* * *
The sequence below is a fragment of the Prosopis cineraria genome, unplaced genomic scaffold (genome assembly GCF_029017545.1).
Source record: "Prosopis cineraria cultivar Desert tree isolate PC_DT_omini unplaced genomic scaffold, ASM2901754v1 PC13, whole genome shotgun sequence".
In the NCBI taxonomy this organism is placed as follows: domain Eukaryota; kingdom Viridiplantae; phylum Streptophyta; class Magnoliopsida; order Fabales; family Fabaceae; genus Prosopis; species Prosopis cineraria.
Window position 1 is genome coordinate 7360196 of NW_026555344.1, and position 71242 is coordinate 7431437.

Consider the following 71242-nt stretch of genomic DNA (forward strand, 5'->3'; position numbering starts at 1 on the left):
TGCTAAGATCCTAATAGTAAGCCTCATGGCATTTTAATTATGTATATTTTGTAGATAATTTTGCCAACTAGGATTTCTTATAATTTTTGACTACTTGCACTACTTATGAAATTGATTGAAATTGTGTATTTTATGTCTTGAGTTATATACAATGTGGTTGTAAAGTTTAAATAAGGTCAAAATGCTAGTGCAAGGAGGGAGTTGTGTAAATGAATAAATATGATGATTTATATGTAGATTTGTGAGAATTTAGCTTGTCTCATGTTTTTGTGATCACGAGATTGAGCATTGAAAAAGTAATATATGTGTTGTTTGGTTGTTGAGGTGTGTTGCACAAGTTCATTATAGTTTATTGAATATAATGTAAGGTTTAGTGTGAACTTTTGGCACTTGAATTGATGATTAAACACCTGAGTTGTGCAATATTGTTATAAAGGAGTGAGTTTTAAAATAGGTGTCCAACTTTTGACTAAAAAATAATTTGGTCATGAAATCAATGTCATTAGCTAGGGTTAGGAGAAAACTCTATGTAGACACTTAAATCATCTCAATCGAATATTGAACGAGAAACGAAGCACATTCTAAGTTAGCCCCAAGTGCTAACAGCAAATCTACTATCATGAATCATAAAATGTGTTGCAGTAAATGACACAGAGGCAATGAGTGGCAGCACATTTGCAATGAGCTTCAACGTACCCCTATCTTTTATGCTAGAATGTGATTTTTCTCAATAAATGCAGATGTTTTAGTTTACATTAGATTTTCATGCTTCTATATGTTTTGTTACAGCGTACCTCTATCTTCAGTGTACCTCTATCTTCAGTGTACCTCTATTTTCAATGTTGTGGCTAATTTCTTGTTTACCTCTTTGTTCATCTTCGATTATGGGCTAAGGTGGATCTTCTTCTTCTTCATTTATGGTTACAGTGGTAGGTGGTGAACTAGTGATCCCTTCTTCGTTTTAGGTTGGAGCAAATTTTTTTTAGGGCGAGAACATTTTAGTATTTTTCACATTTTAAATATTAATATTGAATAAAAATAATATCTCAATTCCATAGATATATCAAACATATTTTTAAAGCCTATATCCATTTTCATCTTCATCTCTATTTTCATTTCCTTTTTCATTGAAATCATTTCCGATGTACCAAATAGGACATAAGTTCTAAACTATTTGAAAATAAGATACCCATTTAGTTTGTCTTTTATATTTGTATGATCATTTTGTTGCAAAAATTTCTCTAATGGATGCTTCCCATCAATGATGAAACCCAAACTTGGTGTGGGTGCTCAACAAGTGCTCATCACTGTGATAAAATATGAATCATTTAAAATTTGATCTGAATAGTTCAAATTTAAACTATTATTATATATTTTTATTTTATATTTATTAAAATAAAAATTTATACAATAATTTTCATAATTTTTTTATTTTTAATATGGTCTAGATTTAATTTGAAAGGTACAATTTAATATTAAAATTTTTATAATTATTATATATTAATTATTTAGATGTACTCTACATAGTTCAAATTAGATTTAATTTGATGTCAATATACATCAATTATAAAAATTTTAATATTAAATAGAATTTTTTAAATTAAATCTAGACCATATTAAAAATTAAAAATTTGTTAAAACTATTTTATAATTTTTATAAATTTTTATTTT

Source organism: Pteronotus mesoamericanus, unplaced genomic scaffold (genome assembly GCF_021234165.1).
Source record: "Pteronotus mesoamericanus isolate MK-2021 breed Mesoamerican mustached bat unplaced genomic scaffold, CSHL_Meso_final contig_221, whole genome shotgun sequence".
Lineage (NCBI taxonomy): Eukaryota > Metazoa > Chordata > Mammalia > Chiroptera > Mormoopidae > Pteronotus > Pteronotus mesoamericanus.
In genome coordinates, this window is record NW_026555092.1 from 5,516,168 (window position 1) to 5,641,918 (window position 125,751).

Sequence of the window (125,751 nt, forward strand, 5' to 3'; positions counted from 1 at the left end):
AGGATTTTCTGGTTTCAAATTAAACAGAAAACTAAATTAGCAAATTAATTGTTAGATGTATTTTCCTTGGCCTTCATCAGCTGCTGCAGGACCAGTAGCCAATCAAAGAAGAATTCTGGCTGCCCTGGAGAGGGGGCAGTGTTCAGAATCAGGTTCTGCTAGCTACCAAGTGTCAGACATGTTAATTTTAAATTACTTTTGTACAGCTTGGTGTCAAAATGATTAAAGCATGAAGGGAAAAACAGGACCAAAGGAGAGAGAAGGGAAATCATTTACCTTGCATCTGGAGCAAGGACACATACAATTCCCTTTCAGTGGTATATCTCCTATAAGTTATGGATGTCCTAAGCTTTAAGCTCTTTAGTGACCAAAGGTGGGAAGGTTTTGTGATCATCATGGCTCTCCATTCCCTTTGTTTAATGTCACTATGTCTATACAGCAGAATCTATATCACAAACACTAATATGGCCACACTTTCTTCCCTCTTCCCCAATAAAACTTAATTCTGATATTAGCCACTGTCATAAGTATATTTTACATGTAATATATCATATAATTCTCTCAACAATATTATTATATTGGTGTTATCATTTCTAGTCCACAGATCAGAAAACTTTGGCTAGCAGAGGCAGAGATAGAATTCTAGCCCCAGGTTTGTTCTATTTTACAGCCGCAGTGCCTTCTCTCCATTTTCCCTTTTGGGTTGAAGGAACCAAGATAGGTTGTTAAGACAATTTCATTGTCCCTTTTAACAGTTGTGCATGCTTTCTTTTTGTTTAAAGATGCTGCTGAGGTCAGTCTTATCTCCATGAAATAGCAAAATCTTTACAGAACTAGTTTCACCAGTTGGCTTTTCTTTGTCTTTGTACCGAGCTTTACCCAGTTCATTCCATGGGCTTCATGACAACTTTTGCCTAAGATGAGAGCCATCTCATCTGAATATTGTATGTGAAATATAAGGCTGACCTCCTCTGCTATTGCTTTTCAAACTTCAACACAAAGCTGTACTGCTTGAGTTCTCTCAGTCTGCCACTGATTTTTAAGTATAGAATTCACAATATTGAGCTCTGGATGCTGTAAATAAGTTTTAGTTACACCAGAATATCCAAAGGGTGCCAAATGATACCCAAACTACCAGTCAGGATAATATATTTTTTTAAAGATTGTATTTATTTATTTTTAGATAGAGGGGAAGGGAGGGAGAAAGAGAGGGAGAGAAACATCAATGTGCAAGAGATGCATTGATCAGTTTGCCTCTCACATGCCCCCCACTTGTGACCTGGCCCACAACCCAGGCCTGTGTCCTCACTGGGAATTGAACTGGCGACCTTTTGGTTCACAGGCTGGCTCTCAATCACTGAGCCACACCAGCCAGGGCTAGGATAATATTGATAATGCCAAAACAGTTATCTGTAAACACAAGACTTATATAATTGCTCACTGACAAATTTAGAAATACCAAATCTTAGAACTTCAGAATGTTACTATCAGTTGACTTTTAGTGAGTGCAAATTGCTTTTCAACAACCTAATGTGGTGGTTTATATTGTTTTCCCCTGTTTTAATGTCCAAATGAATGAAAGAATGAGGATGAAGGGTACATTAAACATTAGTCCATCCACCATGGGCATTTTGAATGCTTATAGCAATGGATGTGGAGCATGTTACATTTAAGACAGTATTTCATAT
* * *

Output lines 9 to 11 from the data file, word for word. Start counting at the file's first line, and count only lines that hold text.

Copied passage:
Lineage (NCBI taxonomy): Eukaryota > Metazoa > Chordata > Mammalia > Chiroptera > Mormoopidae > Pteronotus > Pteronotus mesoamericanus.
In genome coordinates, this window is record NW_026555092.1 from 5,516,168 (window position 1) to 5,641,918 (window position 125,751).

Sequence of the window (125,751 nt, forward strand, 5' to 3'; positions counted from 1 at the left end):